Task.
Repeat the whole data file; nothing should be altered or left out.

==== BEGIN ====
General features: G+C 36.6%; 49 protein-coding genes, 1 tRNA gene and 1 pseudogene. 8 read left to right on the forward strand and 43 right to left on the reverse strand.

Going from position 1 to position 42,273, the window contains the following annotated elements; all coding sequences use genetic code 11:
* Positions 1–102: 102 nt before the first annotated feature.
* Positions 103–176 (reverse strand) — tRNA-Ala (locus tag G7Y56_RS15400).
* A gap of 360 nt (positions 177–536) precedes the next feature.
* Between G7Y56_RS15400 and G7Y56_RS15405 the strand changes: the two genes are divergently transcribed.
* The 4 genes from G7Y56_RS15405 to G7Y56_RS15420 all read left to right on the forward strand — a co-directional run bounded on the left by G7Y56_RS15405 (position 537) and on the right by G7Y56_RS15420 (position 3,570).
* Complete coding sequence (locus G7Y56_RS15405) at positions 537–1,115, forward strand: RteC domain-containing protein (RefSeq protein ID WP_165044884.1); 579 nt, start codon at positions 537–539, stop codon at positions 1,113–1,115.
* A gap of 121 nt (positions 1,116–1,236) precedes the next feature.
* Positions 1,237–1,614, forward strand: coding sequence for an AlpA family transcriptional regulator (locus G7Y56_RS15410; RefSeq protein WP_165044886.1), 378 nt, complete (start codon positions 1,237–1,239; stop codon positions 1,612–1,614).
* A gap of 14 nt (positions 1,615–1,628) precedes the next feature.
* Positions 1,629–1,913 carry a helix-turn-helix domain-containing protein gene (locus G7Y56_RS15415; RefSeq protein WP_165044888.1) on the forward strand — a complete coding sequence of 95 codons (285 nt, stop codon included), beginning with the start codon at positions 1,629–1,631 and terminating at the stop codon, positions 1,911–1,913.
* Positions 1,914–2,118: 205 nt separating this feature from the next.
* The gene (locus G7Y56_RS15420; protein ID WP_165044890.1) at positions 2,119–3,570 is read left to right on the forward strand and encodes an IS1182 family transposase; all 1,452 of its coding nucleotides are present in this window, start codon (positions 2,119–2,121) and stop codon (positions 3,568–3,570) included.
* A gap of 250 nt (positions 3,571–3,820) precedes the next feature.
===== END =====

General features: G+C 36.6%; 49 protein-coding genes, 1 tRNA gene and 1 pseudogene. 8 read left to right on the forward strand and 43 right to left on the reverse strand.

Going from position 1 to position 42,273, the window contains the following annotated elements; all coding sequences use genetic code 11:
* Positions 1–102: 102 nt before the first annotated feature.
* Positions 103–176 (reverse strand) — tRNA-Ala (locus tag G7Y56_RS15400).
* A gap of 360 nt (positions 177–536) precedes the next feature.
* Between G7Y56_RS15400 and G7Y56_RS15405 the strand changes: the two genes are divergently transcribed.
* The 4 genes from G7Y56_RS15405 to G7Y56_RS15420 all read left to right on the forward strand — a co-directional run bounded on the left by G7Y56_RS15405 (position 537) and on the right by G7Y56_RS15420 (position 3,570).
* Complete coding sequence (locus G7Y56_RS15405) at positions 537–1,115, forward strand: RteC domain-containing protein (RefSeq protein ID WP_165044884.1); 579 nt, start codon at positions 537–539, stop codon at positions 1,113–1,115.
* A gap of 121 nt (positions 1,116–1,236) precedes the next feature.
* Positions 1,237–1,614, forward strand: coding sequence for an AlpA family transcriptional regulator (locus G7Y56_RS15410; RefSeq protein WP_165044886.1), 378 nt, complete (start codon positions 1,237–1,239; stop codon positions 1,612–1,614).
* A gap of 14 nt (positions 1,615–1,628) precedes the next feature.
* Positions 1,629–1,913 carry a helix-turn-helix domain-containing protein gene (locus G7Y56_RS15415; RefSeq protein WP_165044888.1) on the forward strand — a complete coding sequence of 95 codons (285 nt, stop codon included), beginning with the start codon at positions 1,629–1,631 and terminating at the stop codon, positions 1,911–1,913.
* Positions 1,914–2,118: 205 nt separating this feature from the next.
* The gene (locus G7Y56_RS15420; protein ID WP_165044890.1) at positions 2,119–3,570 is read left to right on the forward strand and encodes an IS1182 family transposase; all 1,452 of its coding nucleotides are present in this window, start codon (positions 2,119–2,121) and stop codon (positions 3,568–3,570) included.
* A gap of 250 nt (positions 3,571–3,820) precedes the next feature.